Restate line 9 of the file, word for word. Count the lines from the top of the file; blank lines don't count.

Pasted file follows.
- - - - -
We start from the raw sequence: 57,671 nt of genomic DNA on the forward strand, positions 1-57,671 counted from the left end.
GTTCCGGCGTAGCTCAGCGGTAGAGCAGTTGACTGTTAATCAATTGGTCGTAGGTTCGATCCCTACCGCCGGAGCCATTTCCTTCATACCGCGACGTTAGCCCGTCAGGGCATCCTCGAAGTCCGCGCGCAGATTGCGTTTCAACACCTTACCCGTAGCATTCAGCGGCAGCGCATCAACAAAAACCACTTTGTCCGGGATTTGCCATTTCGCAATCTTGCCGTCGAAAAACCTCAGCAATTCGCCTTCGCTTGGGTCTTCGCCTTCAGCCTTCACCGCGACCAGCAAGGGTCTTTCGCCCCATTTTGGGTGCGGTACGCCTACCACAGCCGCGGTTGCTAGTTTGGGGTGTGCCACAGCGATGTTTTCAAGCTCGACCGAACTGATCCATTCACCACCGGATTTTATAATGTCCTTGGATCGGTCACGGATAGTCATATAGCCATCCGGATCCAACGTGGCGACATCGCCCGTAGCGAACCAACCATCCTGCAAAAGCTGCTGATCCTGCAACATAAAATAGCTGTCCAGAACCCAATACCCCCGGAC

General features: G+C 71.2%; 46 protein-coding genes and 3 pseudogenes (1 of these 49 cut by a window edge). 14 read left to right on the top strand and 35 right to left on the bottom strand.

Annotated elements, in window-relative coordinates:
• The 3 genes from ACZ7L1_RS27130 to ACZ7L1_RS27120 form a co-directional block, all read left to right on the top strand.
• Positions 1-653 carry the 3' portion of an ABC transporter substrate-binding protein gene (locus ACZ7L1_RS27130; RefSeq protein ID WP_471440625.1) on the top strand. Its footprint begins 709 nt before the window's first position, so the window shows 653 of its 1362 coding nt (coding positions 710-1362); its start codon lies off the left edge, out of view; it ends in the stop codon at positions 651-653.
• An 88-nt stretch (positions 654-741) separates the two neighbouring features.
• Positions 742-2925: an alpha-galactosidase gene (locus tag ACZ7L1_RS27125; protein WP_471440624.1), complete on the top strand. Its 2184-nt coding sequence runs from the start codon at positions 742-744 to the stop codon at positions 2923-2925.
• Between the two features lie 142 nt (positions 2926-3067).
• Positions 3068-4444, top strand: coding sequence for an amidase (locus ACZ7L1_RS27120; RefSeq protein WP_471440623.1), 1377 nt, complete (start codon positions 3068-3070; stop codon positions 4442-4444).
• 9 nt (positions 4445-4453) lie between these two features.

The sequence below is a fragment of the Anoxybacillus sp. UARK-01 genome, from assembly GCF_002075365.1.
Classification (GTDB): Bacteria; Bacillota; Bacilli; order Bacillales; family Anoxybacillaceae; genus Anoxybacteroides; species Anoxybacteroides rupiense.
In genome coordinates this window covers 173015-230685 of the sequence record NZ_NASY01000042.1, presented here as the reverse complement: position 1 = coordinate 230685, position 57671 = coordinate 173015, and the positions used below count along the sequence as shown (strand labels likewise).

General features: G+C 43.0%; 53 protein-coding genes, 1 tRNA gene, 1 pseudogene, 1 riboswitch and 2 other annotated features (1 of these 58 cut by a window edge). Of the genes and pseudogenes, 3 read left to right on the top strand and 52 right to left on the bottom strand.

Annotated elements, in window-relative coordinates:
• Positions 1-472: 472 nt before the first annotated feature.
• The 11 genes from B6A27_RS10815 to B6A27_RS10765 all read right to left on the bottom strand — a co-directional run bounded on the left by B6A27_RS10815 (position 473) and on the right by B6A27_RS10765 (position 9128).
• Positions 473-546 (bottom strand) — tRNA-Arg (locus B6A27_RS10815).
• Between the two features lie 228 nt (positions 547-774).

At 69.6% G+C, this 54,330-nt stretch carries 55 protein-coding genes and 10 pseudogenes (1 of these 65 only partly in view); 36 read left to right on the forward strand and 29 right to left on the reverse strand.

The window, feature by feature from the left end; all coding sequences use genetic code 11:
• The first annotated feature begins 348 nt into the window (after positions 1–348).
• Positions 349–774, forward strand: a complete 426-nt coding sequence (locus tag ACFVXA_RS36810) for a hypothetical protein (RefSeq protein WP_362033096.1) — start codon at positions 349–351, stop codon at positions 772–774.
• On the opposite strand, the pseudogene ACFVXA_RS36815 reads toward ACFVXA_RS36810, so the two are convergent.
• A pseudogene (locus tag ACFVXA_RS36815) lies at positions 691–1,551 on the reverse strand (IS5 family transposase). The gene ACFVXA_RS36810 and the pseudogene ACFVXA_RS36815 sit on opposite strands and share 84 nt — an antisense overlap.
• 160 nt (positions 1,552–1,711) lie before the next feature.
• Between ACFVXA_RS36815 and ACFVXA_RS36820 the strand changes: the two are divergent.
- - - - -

• Between the two features lie 142 nt (positions 2926-3067).